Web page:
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Indiana, Unbowed By Supreme Court DOMA Ruling, Seeks Gay Marriage Ban Anyway

By Chuck Sudo in News on Jun 28, 2013 7:35PM

Photo credit: Chip Somodevilla/Getty Images

The United States Supreme Court’s ruling earlier this week in United States v. Windsor that ruled the Defense of Marriage Act unconstitutional opens the door for a spirited debate over same-sex marriage in Indiana, where lawmakers opposed to marriage equality hope to call for a vote on solidifying the state’s ban on same-sex marriage with an amendment to the state Constitution in the next legislative session.

Indiana Gov. Mike Pence supports the measure and said voters in the Hoosier state should decide on the amendment in 2014. While the Supreme Court’s rulings struck down a ban on federal benefits for same-sex couples and effectively dismissed a ban on same-sex marriage in California, it did leave in place state laws defining marriage as being a union of man and woman. House Speaker Brian Bosma (R-Indianapolis) and Senate President Pro Tem David Long (R-Fort Wayne) said they would quickly move to take up the ban when the Legislature returns for its fall session.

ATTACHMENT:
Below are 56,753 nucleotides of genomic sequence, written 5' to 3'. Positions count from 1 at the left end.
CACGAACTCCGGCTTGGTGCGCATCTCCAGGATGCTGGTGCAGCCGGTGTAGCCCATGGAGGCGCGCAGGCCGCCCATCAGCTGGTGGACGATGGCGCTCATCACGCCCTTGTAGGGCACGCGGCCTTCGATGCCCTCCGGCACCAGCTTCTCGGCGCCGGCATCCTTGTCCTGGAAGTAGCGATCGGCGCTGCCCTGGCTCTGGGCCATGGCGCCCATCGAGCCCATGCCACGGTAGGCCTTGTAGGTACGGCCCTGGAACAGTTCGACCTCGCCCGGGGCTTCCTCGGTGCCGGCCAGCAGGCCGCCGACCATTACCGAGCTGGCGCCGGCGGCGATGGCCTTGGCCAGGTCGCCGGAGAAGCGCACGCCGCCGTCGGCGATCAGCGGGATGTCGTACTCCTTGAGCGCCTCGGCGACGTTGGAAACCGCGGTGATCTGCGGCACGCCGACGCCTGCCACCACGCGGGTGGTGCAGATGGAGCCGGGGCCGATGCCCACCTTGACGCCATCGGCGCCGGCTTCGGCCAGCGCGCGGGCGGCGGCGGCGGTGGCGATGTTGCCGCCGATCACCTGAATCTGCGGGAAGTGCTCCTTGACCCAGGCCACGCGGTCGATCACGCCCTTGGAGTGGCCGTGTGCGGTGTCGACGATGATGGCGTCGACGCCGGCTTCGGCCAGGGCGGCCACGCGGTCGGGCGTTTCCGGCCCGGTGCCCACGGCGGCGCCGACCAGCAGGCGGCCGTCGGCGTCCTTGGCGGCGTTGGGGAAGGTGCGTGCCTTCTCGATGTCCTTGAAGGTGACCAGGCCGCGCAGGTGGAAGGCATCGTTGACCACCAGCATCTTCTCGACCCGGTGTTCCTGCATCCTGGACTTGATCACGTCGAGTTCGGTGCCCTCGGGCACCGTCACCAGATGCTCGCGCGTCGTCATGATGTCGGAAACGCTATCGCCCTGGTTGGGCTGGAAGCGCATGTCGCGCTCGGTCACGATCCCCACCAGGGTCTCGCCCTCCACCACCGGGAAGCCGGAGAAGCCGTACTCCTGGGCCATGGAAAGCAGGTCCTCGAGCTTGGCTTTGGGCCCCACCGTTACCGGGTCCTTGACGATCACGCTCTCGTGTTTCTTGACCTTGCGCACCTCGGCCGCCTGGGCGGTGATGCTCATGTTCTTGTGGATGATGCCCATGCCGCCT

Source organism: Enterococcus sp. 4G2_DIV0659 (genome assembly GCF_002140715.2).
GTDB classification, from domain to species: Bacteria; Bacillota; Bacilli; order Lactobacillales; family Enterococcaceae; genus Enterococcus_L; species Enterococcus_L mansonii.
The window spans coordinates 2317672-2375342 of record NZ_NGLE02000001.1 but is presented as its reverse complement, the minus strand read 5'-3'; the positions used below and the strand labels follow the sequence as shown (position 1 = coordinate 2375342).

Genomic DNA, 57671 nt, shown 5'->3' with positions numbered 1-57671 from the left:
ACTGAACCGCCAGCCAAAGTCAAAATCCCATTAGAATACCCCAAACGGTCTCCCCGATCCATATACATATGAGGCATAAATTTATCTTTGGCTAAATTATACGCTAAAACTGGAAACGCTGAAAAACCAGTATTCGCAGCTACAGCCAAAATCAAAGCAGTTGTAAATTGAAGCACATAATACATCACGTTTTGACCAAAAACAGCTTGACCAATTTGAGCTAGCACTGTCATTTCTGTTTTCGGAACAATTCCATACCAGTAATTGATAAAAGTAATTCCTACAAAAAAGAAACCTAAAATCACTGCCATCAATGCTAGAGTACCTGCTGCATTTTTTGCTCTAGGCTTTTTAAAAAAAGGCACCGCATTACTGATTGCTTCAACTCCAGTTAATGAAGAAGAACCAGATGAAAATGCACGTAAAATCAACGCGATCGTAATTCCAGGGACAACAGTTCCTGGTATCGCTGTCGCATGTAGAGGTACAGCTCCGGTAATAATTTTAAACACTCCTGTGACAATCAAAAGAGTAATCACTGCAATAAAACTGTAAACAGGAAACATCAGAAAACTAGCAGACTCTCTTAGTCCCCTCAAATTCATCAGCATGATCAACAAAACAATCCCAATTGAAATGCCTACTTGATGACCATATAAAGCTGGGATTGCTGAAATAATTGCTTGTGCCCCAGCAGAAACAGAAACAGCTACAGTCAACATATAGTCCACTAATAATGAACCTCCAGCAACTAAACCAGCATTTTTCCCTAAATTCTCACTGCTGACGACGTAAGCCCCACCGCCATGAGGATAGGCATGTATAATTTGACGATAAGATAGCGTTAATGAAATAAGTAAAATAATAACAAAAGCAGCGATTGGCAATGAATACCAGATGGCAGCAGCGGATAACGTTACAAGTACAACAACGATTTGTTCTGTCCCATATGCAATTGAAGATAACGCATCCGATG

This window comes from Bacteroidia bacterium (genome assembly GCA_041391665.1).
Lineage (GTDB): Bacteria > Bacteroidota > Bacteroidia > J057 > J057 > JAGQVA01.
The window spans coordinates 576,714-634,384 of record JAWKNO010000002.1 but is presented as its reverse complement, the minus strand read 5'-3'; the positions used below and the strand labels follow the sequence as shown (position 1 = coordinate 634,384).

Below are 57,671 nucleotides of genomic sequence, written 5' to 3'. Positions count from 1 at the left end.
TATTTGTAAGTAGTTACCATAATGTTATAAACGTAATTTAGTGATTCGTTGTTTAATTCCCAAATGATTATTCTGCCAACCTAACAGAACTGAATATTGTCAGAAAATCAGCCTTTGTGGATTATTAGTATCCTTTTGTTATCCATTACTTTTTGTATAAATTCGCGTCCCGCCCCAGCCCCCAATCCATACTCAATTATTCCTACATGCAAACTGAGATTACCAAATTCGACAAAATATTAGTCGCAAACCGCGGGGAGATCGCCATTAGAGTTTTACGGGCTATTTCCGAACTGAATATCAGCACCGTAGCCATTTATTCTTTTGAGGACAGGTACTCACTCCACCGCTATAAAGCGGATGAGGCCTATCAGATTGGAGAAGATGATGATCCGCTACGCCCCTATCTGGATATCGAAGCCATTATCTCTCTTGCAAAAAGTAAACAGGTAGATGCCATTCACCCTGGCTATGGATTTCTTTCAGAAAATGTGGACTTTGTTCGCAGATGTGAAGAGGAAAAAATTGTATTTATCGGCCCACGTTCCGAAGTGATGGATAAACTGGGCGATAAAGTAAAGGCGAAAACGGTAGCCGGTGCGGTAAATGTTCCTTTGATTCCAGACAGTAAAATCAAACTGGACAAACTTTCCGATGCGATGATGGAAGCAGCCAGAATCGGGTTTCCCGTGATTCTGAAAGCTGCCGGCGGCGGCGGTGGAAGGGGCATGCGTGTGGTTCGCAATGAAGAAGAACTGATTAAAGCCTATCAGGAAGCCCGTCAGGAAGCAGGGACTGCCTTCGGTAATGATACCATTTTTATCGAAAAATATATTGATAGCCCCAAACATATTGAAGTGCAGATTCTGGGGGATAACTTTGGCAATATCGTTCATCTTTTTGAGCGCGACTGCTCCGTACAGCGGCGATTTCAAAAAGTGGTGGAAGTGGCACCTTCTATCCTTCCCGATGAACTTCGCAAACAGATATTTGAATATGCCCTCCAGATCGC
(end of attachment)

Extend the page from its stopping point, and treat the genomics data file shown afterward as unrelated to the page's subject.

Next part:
Pence, speaking on the issue for the first time as governor, expressed confidence voters would side with him. "I am confident that Hoosiers will reaffirm our commitment to traditional marriage and will consider this important question with civility and respect for the values and dignity of all of the people of our state,” he said. “I look forward to supporting efforts by members of the Indiana General Assembly to place a constitutional amendment on the ballot for voter consideration next year.”

Bosma added, "The members of the General Assembly will be fully equipped to address the issue of the constitutional amendment in the coming legislative session, and with today's decision, I am confident the matter will come before the General Assembly and ultimately be placed on a referenda ballot for voter consideration.”

Supporters of marriage equality in Indiana like House Minority Leader, Rep. Scott Pelath (D-Michigan City), believe the state and Pence have more pressing matters with which to concern themselves.

"For those who are under 40 years old, (marriage equality) is not even a debate," Pelath said. "So some of the more enlightened Republicans see that their continuing embrace of inequality is not going to be widely supported in the future."